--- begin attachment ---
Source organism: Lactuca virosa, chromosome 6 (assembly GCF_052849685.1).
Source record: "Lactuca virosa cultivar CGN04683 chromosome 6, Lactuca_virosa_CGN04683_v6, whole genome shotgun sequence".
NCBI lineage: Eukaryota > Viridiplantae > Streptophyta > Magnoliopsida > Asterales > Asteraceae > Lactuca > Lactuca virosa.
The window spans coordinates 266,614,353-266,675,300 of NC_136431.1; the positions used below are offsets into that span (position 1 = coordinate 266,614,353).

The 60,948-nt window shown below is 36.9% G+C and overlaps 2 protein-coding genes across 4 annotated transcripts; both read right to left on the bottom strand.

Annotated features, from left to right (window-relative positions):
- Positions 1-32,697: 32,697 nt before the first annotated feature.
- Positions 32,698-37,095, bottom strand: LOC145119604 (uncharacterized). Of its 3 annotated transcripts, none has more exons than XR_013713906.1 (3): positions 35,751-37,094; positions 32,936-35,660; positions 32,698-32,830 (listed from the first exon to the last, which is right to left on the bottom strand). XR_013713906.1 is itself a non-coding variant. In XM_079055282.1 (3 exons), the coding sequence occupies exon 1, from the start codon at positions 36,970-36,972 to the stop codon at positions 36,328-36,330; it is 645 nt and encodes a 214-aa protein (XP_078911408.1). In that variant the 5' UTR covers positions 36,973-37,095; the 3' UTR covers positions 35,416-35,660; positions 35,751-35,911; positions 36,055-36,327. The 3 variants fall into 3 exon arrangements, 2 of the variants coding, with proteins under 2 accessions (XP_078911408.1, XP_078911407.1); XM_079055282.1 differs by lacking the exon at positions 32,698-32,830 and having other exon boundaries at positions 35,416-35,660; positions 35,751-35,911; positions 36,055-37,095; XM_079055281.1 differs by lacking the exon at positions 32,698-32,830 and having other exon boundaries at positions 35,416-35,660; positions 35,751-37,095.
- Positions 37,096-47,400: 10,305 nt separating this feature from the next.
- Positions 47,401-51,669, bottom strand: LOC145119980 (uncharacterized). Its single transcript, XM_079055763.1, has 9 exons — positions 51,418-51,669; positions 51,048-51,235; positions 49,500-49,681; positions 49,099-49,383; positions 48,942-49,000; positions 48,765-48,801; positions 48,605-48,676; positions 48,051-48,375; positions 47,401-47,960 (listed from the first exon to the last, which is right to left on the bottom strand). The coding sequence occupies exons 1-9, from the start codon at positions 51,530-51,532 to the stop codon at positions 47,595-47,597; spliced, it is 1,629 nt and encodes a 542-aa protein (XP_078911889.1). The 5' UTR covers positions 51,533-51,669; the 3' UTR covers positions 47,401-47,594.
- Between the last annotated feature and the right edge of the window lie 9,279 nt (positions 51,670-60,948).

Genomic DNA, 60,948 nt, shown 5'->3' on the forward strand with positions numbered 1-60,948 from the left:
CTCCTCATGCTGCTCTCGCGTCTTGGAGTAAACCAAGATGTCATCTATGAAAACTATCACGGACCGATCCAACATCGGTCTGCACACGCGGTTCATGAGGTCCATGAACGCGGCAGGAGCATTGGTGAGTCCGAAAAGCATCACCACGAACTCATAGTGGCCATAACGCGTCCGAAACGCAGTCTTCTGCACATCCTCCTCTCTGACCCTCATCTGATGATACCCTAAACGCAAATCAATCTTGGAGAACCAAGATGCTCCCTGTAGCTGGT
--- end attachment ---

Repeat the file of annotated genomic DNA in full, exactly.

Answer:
Source organism: Lactuca virosa, chromosome 6 (assembly GCF_052849685.1).
Source record: "Lactuca virosa cultivar CGN04683 chromosome 6, Lactuca_virosa_CGN04683_v6, whole genome shotgun sequence".
NCBI lineage: Eukaryota > Viridiplantae > Streptophyta > Magnoliopsida > Asterales > Asteraceae > Lactuca > Lactuca virosa.
The window spans coordinates 266,614,353-266,675,300 of NC_136431.1; the positions used below are offsets into that span (position 1 = coordinate 266,614,353).

The 60,948-nt window shown below is 36.9% G+C and overlaps 2 protein-coding genes across 4 annotated transcripts; both read right to left on the bottom strand.

Annotated features, from left to right (window-relative positions):
- Positions 1-32,697: 32,697 nt before the first annotated feature.
- Positions 32,698-37,095, bottom strand: LOC145119604 (uncharacterized). Of its 3 annotated transcripts, none has more exons than XR_013713906.1 (3): positions 35,751-37,094; positions 32,936-35,660; positions 32,698-32,830 (listed from the first exon to the last, which is right to left on the bottom strand). XR_013713906.1 is itself a non-coding variant. In XM_079055282.1 (3 exons), the coding sequence occupies exon 1, from the start codon at positions 36,970-36,972 to the stop codon at positions 36,328-36,330; it is 645 nt and encodes a 214-aa protein (XP_078911408.1). In that variant the 5' UTR covers positions 36,973-37,095; the 3' UTR covers positions 35,416-35,660; positions 35,751-35,911; positions 36,055-36,327. The 3 variants fall into 3 exon arrangements, 2 of the variants coding, with proteins under 2 accessions (XP_078911408.1, XP_078911407.1); XM_079055282.1 differs by lacking the exon at positions 32,698-32,830 and having other exon boundaries at positions 35,416-35,660; positions 35,751-35,911; positions 36,055-37,095; XM_079055281.1 differs by lacking the exon at positions 32,698-32,830 and having other exon boundaries at positions 35,416-35,660; positions 35,751-37,095.
- Positions 37,096-47,400: 10,305 nt separating this feature from the next.
- Positions 47,401-51,669, bottom strand: LOC145119980 (uncharacterized). Its single transcript, XM_079055763.1, has 9 exons — positions 51,418-51,669; positions 51,048-51,235; positions 49,500-49,681; positions 49,099-49,383; positions 48,942-49,000; positions 48,765-48,801; positions 48,605-48,676; positions 48,051-48,375; positions 47,401-47,960 (listed from the first exon to the last, which is right to left on the bottom strand). The coding sequence occupies exons 1-9, from the start codon at positions 51,530-51,532 to the stop codon at positions 47,595-47,597; spliced, it is 1,629 nt and encodes a 542-aa protein (XP_078911889.1). The 5' UTR covers positions 51,533-51,669; the 3' UTR covers positions 47,401-47,594.
- Between the last annotated feature and the right edge of the window lie 9,279 nt (positions 51,670-60,948).

Genomic DNA, 60,948 nt, shown 5'->3' on the forward strand with positions numbered 1-60,948 from the left:
CTCCTCATGCTGCTCTCGCGTCTTGGAGTAAACCAAGATGTCATCTATGAAAACTATCACGGACCGATCCAACATCGGTCTGCACACGCGGTTCATGAGGTCCATGAACGCGGCAGGAGCATTGGTGAGTCCGAAAAGCATCACCACGAACTCATAGTGGCCATAACGCGTCCGAAACGCAGTCTTCTGCACATCCTCCTCTCTGACCCTCATCTGATGATACCCTAAACGCAAATCAATCTTGGAGAACCAAGATGCTCCCTGTAGCTGGT